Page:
Sunday 23 October 2016

Get in on the act in Mayo

Traditional in style, this modern Westport cottage has plenty of space

Alison Gill

Published 09/09/2016 | 02:30

Fernhill Cottage was built in a traditional style both inside and out
Fernhill Cottage was built in a traditional style both inside and out
Ivory-painted fitted units in the kitchen
One of the downstairs bedrooms
Upstairs living area
The open-plan kitchen/living/dining room
The Old Head beach near Westport
Fernhill Cottage bathroom

What is is often recounted as the most violent incident in Irish theatre, kicked off in Westport on February 4, 1914. Local rector Canon Owen Hannay was an acclaimed playwright who used the literary pseudonym George A. Birmingham. His play General John Regan was set in a fictional town, which was supposed to represent Westport and the real fun started when it was staged there.

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The play had already received great acclaim when it opened in London, with critics calling it a "really satisfactory three-act farce". It then moved to the Hudson Theatre in New York, where a review in the New York Sun said "General John Regan is easily the cleverest, as well as the wittiest play which has come across the water in many a long year".

Unfortunately for Birmingham, it was a time of resurgent nationalism at home. Irish people no longer wanted to be the butt of the joke, perceived as gombeens just to get a laugh out of overseas audiences. And so, when the play opened at the Westport Town Hall, it made it as far as the second act before a mob rushed to the stage and attacked the lead actor.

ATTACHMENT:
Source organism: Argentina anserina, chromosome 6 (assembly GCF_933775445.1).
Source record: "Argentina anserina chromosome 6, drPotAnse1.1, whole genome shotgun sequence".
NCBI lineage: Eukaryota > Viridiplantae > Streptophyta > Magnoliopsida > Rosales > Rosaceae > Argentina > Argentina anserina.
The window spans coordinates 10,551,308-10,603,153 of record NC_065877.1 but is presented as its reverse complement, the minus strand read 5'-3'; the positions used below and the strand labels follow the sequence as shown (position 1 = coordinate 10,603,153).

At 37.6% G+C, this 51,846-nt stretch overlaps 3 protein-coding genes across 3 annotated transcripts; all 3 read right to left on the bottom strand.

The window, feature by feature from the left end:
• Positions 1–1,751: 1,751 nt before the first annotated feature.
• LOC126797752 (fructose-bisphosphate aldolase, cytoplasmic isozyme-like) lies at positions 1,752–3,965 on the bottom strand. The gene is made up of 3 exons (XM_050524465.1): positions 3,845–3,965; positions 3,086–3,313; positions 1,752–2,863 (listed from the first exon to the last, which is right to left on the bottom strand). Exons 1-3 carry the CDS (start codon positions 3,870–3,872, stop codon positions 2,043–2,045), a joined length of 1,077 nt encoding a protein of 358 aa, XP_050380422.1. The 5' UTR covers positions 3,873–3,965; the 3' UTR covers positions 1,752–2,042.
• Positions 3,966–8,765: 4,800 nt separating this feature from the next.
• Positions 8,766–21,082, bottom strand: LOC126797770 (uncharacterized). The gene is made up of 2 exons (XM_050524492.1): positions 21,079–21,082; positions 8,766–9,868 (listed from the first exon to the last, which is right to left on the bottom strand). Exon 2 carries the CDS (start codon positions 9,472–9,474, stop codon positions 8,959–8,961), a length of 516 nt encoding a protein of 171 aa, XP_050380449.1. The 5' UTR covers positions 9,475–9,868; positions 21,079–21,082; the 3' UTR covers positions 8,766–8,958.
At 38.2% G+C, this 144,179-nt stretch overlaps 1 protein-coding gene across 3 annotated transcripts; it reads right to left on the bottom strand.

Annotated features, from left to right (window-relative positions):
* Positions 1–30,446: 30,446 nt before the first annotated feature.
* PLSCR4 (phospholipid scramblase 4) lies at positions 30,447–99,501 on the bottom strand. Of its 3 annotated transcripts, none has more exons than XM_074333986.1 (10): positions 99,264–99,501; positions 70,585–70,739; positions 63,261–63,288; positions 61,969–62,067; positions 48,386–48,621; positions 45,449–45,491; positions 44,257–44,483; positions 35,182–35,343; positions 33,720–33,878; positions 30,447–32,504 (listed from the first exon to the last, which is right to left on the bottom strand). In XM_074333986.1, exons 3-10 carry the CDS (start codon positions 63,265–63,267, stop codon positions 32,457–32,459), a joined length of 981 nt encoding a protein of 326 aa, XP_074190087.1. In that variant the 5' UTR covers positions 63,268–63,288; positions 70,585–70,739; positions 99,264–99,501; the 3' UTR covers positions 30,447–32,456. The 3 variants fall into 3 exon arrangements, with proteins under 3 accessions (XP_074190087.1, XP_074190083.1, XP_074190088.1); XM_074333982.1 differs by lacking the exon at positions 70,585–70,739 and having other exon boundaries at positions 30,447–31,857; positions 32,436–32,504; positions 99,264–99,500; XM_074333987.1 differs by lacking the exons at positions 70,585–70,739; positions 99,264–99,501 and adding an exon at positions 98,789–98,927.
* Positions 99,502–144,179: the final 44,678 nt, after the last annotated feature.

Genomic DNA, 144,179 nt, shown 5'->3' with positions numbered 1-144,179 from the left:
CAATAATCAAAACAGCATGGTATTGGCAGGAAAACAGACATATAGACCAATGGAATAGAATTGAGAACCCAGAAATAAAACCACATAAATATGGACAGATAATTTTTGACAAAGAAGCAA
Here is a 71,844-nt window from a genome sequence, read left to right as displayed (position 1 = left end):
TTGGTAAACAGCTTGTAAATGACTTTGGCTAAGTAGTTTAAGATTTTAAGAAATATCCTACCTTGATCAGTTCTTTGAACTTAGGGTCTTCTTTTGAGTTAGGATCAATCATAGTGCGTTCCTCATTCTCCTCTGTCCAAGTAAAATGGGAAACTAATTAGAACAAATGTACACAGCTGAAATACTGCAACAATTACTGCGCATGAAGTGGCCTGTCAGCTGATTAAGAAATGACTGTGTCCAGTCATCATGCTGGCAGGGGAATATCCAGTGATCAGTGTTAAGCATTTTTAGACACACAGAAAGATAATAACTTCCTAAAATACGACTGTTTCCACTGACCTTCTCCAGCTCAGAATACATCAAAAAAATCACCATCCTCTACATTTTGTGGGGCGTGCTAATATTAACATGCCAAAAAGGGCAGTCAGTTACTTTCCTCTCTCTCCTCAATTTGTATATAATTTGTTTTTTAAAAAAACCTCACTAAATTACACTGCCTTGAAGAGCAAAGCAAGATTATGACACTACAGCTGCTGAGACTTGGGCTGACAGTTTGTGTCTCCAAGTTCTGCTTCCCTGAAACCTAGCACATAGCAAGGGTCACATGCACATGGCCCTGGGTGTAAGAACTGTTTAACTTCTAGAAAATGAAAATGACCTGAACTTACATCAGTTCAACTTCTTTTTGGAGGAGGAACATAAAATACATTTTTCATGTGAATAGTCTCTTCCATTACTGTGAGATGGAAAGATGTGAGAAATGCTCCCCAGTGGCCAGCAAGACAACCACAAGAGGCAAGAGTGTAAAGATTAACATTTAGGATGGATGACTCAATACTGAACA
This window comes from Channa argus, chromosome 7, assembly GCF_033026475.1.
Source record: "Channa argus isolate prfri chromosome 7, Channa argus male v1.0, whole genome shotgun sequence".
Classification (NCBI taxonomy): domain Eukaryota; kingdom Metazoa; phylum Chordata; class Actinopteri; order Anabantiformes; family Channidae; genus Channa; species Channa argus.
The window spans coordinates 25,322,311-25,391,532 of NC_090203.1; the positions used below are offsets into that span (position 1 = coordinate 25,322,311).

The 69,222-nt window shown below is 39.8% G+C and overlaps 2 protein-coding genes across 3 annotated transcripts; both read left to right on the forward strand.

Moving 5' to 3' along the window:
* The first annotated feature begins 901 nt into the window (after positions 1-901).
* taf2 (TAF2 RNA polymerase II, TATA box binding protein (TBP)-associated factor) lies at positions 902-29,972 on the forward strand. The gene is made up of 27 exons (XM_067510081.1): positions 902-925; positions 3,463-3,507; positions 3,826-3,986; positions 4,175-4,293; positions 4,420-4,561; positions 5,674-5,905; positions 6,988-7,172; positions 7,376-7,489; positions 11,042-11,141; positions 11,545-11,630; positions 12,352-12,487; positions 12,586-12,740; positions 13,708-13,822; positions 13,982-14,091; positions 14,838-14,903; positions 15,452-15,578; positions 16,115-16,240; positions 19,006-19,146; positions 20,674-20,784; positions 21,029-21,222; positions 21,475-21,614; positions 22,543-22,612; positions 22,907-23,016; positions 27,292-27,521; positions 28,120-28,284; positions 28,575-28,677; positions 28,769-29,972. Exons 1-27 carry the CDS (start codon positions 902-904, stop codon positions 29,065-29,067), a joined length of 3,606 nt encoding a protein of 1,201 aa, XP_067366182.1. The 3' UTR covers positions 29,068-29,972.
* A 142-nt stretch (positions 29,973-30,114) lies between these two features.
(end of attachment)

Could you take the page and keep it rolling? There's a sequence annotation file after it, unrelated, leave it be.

Hundreds of protesters thrashed the theatre before continuing the riot out on the street, where a constable was badly injured and five baton charges were made against the crowd. It was only when the parish priest, Fr Canavan, pleaded for order that the crowds dispersed and 20 young men were arrested.

Thankfully the Town Hall Theatre in Westport bares no scars from this clash. Indeed, latterly peaceful Westport was voted Best Place to Live in Ireland in 2012.

The House

A short interlude by car from the theatre and the centre of the famous tourist town is Fernhill Cottage. Although it looks like a building that may have been around to witness these riots in Westport, the property was only built in 2000, in a very traditional style, both inside and out. The exterior has been plastered to give an old-style finish, and inside, you'll find exposed beams and antique fittings. At 1,948 sq ft, this house would make a roomy holiday home for one family, with plenty of space for guests.